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The plan to merge Israel Military Industries into another government defense company, preferably Rafael Advanced Armament Systems, may not be final even though IMI workers, the Finance Ministry and the Defense Ministry have agreed to the move.

The parties to the decision are giving another government company, Israel Aerospace Industries, two weeks to appeal the decision.

IAI is expected to appeal the merger in an attempt to make IMI its own, as are several private sector companies, among them Elbit Systems, Israel Shipyards and Israel Weapon Industries. These companies would have to make a particularly attractive offer in order to win over IMI's employees and the government.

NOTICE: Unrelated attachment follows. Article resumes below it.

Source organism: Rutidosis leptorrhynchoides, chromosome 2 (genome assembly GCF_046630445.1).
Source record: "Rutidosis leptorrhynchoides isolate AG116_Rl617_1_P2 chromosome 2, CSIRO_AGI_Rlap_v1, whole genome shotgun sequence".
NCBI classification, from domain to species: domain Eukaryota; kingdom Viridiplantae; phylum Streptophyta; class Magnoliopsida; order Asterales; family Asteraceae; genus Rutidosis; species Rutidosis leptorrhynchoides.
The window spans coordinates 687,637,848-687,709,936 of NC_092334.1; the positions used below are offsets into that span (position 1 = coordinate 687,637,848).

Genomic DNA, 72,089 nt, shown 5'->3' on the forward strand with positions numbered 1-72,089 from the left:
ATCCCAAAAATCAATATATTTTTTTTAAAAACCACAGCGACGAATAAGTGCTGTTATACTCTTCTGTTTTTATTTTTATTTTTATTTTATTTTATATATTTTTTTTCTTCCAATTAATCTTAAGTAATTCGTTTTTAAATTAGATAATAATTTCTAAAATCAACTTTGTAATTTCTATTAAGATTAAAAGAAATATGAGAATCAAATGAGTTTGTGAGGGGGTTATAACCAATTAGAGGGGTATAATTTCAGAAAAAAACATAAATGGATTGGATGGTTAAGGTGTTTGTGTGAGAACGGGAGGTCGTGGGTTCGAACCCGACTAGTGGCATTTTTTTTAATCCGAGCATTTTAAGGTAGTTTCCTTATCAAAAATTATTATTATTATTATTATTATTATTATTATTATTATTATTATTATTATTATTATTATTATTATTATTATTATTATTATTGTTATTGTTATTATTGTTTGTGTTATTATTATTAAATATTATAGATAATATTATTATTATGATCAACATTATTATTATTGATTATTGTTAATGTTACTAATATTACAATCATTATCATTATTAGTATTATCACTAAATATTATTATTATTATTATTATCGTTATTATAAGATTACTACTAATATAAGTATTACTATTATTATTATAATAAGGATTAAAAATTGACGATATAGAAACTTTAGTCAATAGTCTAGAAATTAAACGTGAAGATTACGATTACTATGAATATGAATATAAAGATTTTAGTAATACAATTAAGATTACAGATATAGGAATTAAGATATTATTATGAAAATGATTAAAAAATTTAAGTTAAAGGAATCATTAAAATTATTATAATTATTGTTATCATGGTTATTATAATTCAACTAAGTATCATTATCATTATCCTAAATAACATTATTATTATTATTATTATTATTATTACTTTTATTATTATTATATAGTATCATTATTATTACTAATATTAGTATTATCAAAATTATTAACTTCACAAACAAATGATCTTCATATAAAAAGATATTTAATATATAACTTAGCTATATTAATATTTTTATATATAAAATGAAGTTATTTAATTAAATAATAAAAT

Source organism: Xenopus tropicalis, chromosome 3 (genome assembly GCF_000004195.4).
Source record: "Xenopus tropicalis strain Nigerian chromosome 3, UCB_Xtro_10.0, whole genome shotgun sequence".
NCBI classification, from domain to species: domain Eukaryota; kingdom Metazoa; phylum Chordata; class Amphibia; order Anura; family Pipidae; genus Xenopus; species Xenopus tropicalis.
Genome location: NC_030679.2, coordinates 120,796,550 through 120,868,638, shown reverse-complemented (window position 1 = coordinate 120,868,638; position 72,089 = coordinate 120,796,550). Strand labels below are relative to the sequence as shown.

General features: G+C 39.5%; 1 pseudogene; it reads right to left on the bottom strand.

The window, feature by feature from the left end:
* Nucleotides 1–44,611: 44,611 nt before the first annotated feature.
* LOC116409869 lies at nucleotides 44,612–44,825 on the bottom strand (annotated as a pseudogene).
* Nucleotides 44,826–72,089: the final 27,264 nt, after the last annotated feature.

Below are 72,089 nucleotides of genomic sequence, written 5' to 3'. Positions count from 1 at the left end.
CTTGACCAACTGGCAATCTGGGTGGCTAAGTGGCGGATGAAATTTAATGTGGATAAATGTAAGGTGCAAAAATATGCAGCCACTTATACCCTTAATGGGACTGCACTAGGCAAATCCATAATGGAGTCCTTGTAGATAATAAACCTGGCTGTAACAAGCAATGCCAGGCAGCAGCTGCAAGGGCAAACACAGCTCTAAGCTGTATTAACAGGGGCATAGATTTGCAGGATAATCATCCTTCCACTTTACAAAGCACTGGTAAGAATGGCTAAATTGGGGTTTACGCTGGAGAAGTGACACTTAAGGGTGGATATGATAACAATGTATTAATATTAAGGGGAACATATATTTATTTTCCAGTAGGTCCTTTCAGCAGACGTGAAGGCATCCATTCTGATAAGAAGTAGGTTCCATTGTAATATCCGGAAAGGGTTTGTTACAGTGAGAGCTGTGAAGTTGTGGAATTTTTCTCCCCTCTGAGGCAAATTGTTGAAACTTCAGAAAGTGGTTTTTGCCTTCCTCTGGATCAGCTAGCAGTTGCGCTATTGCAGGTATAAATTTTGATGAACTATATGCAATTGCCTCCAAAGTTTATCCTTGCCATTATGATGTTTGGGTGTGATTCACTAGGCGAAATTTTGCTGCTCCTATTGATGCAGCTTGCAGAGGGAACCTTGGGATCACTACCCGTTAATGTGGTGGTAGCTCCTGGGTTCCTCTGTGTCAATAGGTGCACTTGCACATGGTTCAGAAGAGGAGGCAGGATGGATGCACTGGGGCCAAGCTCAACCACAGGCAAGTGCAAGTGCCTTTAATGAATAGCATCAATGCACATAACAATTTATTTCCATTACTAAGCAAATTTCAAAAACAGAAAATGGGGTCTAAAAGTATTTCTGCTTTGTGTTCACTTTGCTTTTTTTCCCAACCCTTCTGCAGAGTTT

If the decision to merge IMI into Rafael goes through, the cabinet is expected to approve it within two weeks, after which time the companies and the government will discuss the terms of the merger. Rafael would purchase IMI's shares and may absorb some of its divisions because of the synergies in their operations.

The government has threatened to stop financing IMI's losses. If it makes good on its threat without the company being sold, IMI would go bankrupt.

IMI's employees have demanded NIS 2 billion in compensation for the privatization move. Half the sum would cover severance payments to 940 workers who would leave before the merger takes effect, while the rest would be paid to those workers who leave afterward.